Penitentiary Tales: A Love Story recounts the escapades of Dean Davis, a thirty-something, educated, straight white male from the affluent community of Sausalito, in Marin County, California, who is sent to an Illinois prison dominated by a daunting, ethnically diverse population of inmates from the mean streets of Chicago. His wife Lucy and infant daughter Lola await on the outside. Lucy pleads that Dean not let the experience change him, that he be the same man when he gets out that he was when he went in. “I’ll be a ship in the night,” he assures her. “Just passing through. When I walk out those gates in five years it will be as though I had never been there.” But he doubts if this is true.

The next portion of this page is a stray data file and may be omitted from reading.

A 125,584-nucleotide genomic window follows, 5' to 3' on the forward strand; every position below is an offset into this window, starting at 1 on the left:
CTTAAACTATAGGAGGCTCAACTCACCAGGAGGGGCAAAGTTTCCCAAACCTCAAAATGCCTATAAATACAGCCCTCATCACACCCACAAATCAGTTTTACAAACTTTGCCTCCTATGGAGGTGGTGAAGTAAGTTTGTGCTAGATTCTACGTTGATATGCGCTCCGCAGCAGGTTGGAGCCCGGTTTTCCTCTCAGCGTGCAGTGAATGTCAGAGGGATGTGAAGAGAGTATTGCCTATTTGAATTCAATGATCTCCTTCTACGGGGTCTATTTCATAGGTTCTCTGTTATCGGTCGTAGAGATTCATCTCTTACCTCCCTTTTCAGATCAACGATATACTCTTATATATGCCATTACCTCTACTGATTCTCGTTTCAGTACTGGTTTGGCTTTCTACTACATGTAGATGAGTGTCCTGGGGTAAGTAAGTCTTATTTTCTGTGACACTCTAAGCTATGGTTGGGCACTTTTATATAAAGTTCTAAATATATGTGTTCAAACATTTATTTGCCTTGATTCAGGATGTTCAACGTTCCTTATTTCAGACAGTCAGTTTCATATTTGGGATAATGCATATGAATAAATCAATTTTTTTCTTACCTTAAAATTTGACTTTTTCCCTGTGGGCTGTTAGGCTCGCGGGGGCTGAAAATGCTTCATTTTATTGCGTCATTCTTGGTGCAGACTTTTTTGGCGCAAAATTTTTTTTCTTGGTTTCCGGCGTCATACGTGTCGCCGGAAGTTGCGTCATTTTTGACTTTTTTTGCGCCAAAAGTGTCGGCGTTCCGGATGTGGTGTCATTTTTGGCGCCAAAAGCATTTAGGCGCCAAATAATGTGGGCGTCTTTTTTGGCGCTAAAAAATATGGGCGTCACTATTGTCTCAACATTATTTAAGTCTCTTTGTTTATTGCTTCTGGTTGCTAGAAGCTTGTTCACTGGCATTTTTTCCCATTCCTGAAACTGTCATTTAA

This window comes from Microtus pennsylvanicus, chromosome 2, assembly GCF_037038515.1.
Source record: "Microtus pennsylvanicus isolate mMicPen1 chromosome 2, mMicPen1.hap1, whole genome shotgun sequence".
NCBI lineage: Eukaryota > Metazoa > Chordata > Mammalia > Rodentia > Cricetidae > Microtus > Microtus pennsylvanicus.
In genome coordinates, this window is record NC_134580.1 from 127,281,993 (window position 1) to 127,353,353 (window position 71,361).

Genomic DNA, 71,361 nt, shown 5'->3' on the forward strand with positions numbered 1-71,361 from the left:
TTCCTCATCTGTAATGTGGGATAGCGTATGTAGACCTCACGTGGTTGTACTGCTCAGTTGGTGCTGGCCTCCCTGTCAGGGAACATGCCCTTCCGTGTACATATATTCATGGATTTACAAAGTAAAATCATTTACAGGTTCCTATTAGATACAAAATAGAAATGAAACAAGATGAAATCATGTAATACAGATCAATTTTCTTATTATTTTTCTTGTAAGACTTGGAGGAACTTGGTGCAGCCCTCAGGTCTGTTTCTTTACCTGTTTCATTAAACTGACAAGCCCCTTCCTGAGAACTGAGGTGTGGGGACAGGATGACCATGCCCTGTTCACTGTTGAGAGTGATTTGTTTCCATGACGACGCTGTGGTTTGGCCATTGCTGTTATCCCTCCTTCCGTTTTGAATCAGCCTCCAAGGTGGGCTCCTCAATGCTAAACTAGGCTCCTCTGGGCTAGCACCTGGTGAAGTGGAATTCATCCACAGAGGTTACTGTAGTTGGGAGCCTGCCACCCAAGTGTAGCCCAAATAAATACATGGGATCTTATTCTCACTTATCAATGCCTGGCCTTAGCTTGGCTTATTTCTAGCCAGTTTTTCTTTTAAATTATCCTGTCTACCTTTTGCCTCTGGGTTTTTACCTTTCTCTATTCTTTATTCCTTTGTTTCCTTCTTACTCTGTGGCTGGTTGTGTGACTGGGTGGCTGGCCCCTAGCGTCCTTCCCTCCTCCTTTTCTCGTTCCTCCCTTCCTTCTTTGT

How does he do his time? What challenges does he meet? How does the experience affect his social and political consciousness? How does it affect his marriage? It is, after all, a love story. Addressing issues of race and gender from an uncommon point of view, it is at once a serious inquiry into the minds and hearts of the marginalized and the oppressed, and a bit of a romp. Like Steinbeck’s Cannery Row, which celebrates the lives of the disenfranchised during the Great Depression without railing against social injustice, Penitentiary Tales: A Love story sheds light on the daily lives of its characters, and on their humanity no matter how obscured by circumstance. It will appeal to adventurous and intelligent readers of all persuasions who appreciate a literary walk on the wild side.
EA Luetkemeyer spent four years of a ten year sentence in an Illinois State Prison in the eighties for possession of Marijuana, an experience he embraces and which informs much of his writing and his world-view.
|Laughing Buddha Books
|6.00(w) x 9.00(h) x 0.75(d)